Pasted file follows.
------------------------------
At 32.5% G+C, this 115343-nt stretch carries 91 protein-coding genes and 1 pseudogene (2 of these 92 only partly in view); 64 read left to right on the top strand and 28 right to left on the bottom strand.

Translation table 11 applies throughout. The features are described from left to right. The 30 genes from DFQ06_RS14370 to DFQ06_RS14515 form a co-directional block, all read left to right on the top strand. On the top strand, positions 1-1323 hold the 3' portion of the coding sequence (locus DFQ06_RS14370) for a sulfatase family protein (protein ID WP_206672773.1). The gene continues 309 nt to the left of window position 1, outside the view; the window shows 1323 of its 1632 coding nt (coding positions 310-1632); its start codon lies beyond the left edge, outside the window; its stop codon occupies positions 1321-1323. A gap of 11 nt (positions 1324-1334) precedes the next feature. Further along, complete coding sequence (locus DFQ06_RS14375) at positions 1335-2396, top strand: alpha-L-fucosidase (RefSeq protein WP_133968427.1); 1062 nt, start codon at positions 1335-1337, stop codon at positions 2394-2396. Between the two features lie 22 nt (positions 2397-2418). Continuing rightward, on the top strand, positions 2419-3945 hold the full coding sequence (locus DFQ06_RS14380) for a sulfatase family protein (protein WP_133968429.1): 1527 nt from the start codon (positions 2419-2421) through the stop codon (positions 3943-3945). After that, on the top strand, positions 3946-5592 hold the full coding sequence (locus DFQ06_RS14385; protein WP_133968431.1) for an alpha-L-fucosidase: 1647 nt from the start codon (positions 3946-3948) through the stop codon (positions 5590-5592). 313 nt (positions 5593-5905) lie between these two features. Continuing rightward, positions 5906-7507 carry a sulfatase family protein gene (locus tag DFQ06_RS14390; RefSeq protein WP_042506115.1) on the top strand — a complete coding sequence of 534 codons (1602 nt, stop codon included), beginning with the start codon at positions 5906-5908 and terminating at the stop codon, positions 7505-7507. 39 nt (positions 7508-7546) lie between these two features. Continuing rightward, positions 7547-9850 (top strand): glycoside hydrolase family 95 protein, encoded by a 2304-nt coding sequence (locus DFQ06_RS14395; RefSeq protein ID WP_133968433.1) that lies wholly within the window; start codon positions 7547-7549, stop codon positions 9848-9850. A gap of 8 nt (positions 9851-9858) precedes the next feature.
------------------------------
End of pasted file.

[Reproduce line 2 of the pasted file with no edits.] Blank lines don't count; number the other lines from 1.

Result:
Translation table 11 applies throughout. The features are described from left to right. The 30 genes from DFQ06_RS14370 to DFQ06_RS14515 form a co-directional block, all read left to right on the top strand. On the top strand, positions 1-1323 hold the 3' portion of the coding sequence (locus DFQ06_RS14370) for a sulfatase family protein (protein ID WP_206672773.1). The gene continues 309 nt to the left of window position 1, outside the view; the window shows 1323 of its 1632 coding nt (coding positions 310-1632); its start codon lies beyond the left edge, outside the window; its stop codon occupies positions 1321-1323. A gap of 11 nt (positions 1324-1334) precedes the next feature. Further along, complete coding sequence (locus DFQ06_RS14375) at positions 1335-2396, top strand: alpha-L-fucosidase (RefSeq protein WP_133968427.1); 1062 nt, start codon at positions 1335-1337, stop codon at positions 2394-2396. Between the two features lie 22 nt (positions 2397-2418). Continuing rightward, on the top strand, positions 2419-3945 hold the full coding sequence (locus DFQ06_RS14380) for a sulfatase family protein (protein WP_133968429.1): 1527 nt from the start codon (positions 2419-2421) through the stop codon (positions 3943-3945). After that, on the top strand, positions 3946-5592 hold the full coding sequence (locus DFQ06_RS14385; protein WP_133968431.1) for an alpha-L-fucosidase: 1647 nt from the start codon (positions 3946-3948) through the stop codon (positions 5590-5592). 313 nt (positions 5593-5905) lie between these two features. Continuing rightward, positions 5906-7507 carry a sulfatase family protein gene (locus tag DFQ06_RS14390; RefSeq protein WP_042506115.1) on the top strand — a complete coding sequence of 534 codons (1602 nt, stop codon included), beginning with the start codon at positions 5906-5908 and terminating at the stop codon, positions 7505-7507. 39 nt (positions 7508-7546) lie between these two features. Continuing rightward, positions 7547-9850 (top strand): glycoside hydrolase family 95 protein, encoded by a 2304-nt coding sequence (locus DFQ06_RS14395; RefSeq protein ID WP_133968433.1) that lies wholly within the window; start codon positions 7547-7549, stop codon positions 9848-9850. A gap of 8 nt (positions 9851-9858) precedes the next feature.